Not enough gags and inventiveness drag down Seth MacFarlane's sci-fi comedy.
If ever a show needed to be either more funny or more serious, it is The Orville, Seth MacFarlane’s big-budget homage to Star Trek and all who followed in her jetstream.
This one hour series is long overdue on Australian screens (it premiered in the US a year ago) but sadly the wait isn’t really worth the while. There are just too few laughs in this uneven first episode with MacFarlane as creator, writer and leading man seemingly on a boys’ own adventure to go where only a few successful space cadets have gone before.
MacFarlane plays Ed Mercer, a wise-cracking, deadpan star fleet officer given the chance to command his first starship, a mid-level explorer, The Orville. Admiral Halsey (Victor Garber) reminds him this is his last chance to prove himself, appointing him only after there were few other options.
His ragtag team group of crew includes helmsman Lieutenant Gordon Malloy (Scott Grimes), navigator Lieutenant John LaMarr (J. Lee), Chief Medical Officer Doctor Claire Finn (Penny Johnson Jerald), Chief of Security the alien Lieutenant Alara Kitan (Halston Sage), and second officer Lieutenant Commander Bortus (Peter Macon) who is almost a dead-ringer for Star Trek: The Next Generation‘s alien Worf.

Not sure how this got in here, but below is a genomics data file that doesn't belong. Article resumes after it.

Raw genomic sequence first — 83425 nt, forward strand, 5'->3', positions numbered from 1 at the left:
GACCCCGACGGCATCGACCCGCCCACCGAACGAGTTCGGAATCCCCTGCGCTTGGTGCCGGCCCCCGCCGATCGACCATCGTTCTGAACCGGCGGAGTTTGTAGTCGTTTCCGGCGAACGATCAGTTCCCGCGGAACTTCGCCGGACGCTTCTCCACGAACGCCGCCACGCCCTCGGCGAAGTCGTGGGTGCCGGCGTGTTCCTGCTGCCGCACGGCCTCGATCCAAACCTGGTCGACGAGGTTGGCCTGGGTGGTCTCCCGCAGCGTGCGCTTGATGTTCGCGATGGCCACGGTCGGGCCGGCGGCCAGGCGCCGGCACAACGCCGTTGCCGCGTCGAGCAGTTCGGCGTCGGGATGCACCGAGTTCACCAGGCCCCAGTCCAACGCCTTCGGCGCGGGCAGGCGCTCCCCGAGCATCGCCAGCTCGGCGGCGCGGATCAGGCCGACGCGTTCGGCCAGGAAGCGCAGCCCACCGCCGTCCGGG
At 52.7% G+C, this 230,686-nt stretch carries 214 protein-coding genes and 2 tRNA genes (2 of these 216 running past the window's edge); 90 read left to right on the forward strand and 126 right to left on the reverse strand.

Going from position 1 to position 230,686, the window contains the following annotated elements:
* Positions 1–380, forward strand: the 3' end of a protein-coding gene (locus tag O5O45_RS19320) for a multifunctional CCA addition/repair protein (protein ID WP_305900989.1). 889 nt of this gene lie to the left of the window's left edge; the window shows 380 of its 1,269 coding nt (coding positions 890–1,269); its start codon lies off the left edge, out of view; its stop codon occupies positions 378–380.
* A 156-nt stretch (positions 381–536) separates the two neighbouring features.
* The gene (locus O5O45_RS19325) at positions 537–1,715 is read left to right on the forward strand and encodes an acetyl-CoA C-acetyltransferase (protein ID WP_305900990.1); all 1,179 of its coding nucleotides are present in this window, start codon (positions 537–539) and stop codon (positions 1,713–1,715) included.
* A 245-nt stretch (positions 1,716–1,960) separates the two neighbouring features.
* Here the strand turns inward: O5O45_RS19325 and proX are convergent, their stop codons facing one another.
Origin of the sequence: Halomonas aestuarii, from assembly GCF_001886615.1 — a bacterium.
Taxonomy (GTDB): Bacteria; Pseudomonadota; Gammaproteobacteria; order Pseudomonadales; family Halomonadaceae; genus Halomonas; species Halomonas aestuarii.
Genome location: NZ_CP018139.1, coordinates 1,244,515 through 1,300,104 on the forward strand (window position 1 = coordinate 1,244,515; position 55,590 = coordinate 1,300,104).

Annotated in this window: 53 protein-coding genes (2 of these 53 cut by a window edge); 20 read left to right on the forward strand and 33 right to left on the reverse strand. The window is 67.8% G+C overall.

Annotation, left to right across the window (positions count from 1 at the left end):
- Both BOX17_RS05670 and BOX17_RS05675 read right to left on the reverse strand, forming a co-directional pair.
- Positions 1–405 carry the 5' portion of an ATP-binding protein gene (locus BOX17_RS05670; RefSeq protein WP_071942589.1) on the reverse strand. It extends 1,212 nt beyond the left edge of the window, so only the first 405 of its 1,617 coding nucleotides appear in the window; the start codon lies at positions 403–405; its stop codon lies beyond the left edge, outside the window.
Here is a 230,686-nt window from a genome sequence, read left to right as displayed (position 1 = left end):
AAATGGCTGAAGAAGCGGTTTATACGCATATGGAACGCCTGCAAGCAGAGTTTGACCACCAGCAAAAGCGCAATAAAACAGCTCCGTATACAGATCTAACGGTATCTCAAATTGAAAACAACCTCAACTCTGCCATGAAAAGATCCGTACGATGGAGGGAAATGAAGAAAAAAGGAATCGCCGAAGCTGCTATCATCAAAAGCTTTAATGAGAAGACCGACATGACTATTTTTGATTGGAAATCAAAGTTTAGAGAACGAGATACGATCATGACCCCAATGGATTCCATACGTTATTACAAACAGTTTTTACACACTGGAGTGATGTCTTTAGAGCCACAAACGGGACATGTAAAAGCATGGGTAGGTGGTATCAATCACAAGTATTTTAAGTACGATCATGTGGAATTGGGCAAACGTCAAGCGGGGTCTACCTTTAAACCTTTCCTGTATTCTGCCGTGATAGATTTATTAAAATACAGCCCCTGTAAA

There’s also a robotic Isaac, whose British accent makes him more than a passing nod to Star Wars‘ very-own C3PO.
Into the mix lands an enforced first officer in the form of Ed’s ex-wife Commander Kelly Grayson (Adrianne Palicki) which throws a space curve-ball at our fearless leader and leads to crew gossip. But such conflict is soon upstaged by more imminent threats when a hostile alien Krill captain (Joel Swetow) attempts to steal an invention that accelerates time, from a nearby planet.
Plot, jeopardy and punchlines ensue, including everything except the crew forced to tilt left and right everytime the bridge is struck by enemy fire.
Through it all Captain Ed endeavours to forge on as either the funny-man or the straight guy, depending on the more urgent dramatic need.
For a comedy series, The Orville has had a lot of production design thrown at it. There are futuristic interiors, Trekkie costumes, CGI and effects that would have a passing shot at housing a sincere and serious sci-fi. So why are the script and direction so indecisive about what they are trying to be?
None of the ensemble are given license to be funnier than the leading man who is awkwardly-charged with driving the narrative and dishing out most of the gags. If only it were peppered with more sitcom casting.
And while we’ve had some wonderfully campy comedies such as Galaxy Quest and Starship Troopers, the problem for The Orville is it arrives as another Star Trek fanboy without offering little more than Easter Eggs for Trekkies. Contrast that with Black Mirror: USS Callister which deftly achieves satire with a dark, social commentary and a narrative that is anything other than straight-forward.
Neither does The Orville qualify as arthouse…. I’m at a loss as to why this is an SBS title.
The Orville premieres 9pm Monday 24 September on SBS VICELAND / SBS on Demand.